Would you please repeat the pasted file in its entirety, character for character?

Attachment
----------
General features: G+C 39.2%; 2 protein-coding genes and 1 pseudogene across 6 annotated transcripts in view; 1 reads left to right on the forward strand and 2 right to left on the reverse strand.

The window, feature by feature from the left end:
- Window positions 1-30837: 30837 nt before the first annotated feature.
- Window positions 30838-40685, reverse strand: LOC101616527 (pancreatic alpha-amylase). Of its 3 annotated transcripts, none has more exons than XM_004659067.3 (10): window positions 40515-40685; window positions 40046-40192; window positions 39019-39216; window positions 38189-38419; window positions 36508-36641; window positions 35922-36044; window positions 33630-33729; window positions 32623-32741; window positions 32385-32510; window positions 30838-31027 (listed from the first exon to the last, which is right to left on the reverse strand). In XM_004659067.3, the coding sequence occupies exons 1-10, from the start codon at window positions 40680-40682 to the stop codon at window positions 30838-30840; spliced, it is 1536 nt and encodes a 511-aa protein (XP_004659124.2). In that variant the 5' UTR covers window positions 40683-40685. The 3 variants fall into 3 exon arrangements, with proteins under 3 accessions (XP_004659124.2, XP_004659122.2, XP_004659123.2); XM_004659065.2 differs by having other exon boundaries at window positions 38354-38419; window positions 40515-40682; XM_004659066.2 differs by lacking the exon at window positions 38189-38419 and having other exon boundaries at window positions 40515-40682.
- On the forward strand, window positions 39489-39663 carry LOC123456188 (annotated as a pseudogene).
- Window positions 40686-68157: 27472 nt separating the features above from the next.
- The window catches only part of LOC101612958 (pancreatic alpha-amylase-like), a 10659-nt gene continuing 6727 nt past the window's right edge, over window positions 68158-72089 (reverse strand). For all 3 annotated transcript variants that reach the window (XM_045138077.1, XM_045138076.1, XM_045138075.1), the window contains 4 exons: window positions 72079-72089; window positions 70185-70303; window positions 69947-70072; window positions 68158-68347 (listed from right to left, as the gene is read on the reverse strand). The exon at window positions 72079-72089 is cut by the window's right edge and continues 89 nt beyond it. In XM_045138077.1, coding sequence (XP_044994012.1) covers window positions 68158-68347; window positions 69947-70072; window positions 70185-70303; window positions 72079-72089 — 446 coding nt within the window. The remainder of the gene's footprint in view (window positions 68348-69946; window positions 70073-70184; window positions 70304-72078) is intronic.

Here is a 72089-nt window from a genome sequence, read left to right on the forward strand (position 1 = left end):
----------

General features: G+C 39.2%; 2 protein-coding genes and 1 pseudogene across 6 annotated transcripts in view; 1 reads left to right on the forward strand and 2 right to left on the reverse strand.

The window, feature by feature from the left end:
- Window positions 1-30837: 30837 nt before the first annotated feature.
- Window positions 30838-40685, reverse strand: LOC101616527 (pancreatic alpha-amylase). Of its 3 annotated transcripts, none has more exons than XM_004659067.3 (10): window positions 40515-40685; window positions 40046-40192; window positions 39019-39216; window positions 38189-38419; window positions 36508-36641; window positions 35922-36044; window positions 33630-33729; window positions 32623-32741; window positions 32385-32510; window positions 30838-31027 (listed from the first exon to the last, which is right to left on the reverse strand). In XM_004659067.3, the coding sequence occupies exons 1-10, from the start codon at window positions 40680-40682 to the stop codon at window positions 30838-30840; spliced, it is 1536 nt and encodes a 511-aa protein (XP_004659124.2). In that variant the 5' UTR covers window positions 40683-40685. The 3 variants fall into 3 exon arrangements, with proteins under 3 accessions (XP_004659124.2, XP_004659122.2, XP_004659123.2); XM_004659065.2 differs by having other exon boundaries at window positions 38354-38419; window positions 40515-40682; XM_004659066.2 differs by lacking the exon at window positions 38189-38419 and having other exon boundaries at window positions 40515-40682.
- On the forward strand, window positions 39489-39663 carry LOC123456188 (annotated as a pseudogene).
- Window positions 40686-68157: 27472 nt separating the features above from the next.
- The window catches only part of LOC101612958 (pancreatic alpha-amylase-like), a 10659-nt gene continuing 6727 nt past the window's right edge, over window positions 68158-72089 (reverse strand). For all 3 annotated transcript variants that reach the window (XM_045138077.1, XM_045138076.1, XM_045138075.1), the window contains 4 exons: window positions 72079-72089; window positions 70185-70303; window positions 69947-70072; window positions 68158-68347 (listed from right to left, as the gene is read on the reverse strand). The exon at window positions 72079-72089 is cut by the window's right edge and continues 89 nt beyond it. In XM_045138077.1, coding sequence (XP_044994012.1) covers window positions 68158-68347; window positions 69947-70072; window positions 70185-70303; window positions 72079-72089 — 446 coding nt within the window. The remainder of the gene's footprint in view (window positions 68348-69946; window positions 70073-70184; window positions 70304-72078) is intronic.

Here is a 72089-nt window from a genome sequence, read left to right on the forward strand (position 1 = left end):